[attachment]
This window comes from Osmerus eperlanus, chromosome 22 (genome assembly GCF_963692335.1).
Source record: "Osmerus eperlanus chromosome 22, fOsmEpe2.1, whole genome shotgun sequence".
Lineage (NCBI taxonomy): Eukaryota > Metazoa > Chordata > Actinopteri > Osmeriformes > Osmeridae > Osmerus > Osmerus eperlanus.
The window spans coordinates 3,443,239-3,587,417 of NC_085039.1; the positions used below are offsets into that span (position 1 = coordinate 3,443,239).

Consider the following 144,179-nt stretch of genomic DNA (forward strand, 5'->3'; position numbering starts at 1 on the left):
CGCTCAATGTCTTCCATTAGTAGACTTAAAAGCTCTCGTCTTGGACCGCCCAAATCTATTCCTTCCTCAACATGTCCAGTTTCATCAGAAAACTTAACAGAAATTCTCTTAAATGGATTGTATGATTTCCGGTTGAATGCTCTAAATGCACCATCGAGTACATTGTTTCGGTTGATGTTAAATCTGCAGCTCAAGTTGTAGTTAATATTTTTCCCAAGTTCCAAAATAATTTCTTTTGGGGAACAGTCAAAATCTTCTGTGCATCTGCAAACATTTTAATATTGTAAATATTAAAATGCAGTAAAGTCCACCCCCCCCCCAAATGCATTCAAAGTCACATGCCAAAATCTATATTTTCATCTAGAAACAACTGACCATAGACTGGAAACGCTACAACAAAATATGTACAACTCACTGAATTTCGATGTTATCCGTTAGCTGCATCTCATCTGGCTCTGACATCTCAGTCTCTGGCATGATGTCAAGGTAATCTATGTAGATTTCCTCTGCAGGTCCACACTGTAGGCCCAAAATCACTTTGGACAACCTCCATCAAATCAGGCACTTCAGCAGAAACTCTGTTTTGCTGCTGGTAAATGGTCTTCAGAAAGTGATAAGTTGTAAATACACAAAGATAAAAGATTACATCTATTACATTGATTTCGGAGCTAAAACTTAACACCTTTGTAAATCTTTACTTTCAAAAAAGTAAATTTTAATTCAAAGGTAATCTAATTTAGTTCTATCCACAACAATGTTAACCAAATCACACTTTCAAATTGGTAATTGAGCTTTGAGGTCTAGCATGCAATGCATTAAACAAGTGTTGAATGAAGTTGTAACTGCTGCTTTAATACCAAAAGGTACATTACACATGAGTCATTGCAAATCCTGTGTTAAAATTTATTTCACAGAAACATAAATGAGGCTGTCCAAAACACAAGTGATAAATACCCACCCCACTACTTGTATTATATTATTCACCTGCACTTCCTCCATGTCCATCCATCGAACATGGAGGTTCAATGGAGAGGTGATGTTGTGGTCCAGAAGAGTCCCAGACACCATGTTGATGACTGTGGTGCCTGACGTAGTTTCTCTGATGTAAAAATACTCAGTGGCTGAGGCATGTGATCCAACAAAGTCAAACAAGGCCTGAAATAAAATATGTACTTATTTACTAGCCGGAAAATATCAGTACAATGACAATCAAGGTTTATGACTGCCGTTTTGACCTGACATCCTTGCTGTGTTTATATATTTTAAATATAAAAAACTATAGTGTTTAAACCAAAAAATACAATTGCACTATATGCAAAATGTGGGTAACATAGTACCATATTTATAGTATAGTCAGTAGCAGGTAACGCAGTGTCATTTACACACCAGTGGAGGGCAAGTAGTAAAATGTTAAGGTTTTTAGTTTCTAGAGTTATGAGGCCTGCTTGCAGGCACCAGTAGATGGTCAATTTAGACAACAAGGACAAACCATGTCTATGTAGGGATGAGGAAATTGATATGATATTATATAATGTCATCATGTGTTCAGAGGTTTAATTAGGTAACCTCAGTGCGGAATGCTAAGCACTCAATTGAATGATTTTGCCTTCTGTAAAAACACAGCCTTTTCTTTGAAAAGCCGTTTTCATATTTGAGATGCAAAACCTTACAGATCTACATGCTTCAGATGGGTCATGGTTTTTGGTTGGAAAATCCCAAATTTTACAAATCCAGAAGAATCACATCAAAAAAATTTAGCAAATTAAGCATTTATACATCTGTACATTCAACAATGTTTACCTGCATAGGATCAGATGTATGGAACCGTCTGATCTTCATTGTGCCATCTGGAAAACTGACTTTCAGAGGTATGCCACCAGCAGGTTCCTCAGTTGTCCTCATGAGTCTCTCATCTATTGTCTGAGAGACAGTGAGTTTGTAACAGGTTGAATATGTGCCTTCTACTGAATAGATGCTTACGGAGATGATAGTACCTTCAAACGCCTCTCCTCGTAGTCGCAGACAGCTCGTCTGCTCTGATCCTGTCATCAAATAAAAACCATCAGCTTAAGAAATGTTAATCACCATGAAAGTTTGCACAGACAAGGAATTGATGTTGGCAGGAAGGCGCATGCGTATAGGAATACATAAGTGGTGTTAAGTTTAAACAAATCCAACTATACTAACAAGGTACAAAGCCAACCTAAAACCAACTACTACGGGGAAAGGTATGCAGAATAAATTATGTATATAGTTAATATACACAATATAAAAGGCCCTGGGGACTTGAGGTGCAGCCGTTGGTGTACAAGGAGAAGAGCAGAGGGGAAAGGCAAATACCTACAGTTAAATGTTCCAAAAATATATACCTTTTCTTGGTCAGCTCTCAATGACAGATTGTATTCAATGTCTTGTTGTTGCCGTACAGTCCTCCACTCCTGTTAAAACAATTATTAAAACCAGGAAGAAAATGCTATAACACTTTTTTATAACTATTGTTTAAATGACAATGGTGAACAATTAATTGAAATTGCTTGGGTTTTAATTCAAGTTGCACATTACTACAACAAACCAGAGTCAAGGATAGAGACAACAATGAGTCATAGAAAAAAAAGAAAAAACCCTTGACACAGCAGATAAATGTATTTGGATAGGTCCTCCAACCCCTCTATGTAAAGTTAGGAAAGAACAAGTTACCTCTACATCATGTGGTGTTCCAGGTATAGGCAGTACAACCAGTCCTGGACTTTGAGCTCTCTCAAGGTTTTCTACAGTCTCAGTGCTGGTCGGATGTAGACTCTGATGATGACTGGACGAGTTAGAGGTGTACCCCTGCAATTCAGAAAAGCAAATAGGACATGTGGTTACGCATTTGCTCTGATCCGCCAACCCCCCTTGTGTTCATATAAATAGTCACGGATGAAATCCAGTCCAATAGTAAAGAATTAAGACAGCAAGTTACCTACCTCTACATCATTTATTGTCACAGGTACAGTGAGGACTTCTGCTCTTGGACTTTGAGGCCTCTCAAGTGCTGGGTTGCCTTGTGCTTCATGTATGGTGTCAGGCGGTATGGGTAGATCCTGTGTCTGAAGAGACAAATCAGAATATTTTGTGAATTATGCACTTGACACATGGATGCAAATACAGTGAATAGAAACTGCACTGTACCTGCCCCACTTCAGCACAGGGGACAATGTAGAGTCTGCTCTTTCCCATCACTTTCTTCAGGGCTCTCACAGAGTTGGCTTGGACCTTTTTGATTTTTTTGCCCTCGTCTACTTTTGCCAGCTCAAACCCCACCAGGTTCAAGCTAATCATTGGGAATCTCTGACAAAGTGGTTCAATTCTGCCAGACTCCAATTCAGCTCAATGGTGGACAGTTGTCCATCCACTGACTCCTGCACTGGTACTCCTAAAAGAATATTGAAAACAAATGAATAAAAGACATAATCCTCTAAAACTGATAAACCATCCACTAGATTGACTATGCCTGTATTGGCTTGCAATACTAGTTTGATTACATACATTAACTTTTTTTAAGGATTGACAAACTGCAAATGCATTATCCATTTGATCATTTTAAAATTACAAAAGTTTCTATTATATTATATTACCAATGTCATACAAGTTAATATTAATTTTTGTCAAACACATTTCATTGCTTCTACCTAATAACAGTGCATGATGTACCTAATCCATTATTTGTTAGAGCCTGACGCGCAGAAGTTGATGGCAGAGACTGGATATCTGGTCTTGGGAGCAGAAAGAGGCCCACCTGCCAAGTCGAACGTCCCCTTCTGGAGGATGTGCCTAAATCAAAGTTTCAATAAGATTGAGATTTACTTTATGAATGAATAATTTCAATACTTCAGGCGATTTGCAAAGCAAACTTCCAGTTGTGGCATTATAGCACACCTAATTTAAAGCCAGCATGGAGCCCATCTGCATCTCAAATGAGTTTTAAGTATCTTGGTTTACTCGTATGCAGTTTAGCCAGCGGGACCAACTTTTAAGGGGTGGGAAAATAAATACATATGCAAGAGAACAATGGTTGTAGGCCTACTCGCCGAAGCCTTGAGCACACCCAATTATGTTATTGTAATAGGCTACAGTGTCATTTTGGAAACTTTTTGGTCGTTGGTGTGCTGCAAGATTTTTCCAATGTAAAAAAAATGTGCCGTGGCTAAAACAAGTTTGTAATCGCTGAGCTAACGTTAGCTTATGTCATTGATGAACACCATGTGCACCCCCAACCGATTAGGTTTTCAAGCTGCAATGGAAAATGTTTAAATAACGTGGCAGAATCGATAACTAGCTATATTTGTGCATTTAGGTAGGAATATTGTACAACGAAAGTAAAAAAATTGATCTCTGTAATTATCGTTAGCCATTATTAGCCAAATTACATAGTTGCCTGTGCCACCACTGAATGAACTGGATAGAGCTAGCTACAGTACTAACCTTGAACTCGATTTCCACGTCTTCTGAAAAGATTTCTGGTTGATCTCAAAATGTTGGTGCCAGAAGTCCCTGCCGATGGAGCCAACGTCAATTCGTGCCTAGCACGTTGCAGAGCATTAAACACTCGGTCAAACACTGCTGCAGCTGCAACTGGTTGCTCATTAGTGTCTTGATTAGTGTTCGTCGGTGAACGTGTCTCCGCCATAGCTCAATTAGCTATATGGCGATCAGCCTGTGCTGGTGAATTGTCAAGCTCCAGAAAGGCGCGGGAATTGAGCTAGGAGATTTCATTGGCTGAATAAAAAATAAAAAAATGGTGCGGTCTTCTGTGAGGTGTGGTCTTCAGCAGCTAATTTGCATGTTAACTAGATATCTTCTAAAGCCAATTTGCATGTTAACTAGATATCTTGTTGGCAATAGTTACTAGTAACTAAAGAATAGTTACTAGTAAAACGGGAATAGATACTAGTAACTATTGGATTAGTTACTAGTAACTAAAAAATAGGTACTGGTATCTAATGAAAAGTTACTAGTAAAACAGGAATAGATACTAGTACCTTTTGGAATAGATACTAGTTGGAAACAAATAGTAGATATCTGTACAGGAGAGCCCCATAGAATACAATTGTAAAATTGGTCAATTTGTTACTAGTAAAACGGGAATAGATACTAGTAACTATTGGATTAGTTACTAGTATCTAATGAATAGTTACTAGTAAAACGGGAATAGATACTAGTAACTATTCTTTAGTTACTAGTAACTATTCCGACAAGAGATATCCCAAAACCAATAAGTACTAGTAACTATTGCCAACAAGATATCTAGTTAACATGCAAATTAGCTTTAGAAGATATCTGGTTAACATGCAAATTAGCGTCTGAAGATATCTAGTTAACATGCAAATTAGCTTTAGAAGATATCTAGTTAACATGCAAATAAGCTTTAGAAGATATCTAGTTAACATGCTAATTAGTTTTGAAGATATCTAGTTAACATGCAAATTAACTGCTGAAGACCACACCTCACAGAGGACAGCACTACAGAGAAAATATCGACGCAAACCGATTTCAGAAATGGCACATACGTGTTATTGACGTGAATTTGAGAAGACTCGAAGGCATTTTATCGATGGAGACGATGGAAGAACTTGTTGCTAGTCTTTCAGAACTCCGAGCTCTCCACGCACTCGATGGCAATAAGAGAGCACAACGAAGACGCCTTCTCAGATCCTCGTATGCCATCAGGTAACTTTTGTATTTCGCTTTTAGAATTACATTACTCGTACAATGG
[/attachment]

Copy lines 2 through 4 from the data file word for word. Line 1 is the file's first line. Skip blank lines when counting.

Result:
Source record: "Osmerus eperlanus chromosome 22, fOsmEpe2.1, whole genome shotgun sequence".
Lineage (NCBI taxonomy): Eukaryota > Metazoa > Chordata > Actinopteri > Osmeriformes > Osmeridae > Osmerus > Osmerus eperlanus.
The window spans coordinates 3,443,239-3,587,417 of NC_085039.1; the positions used below are offsets into that span (position 1 = coordinate 3,443,239).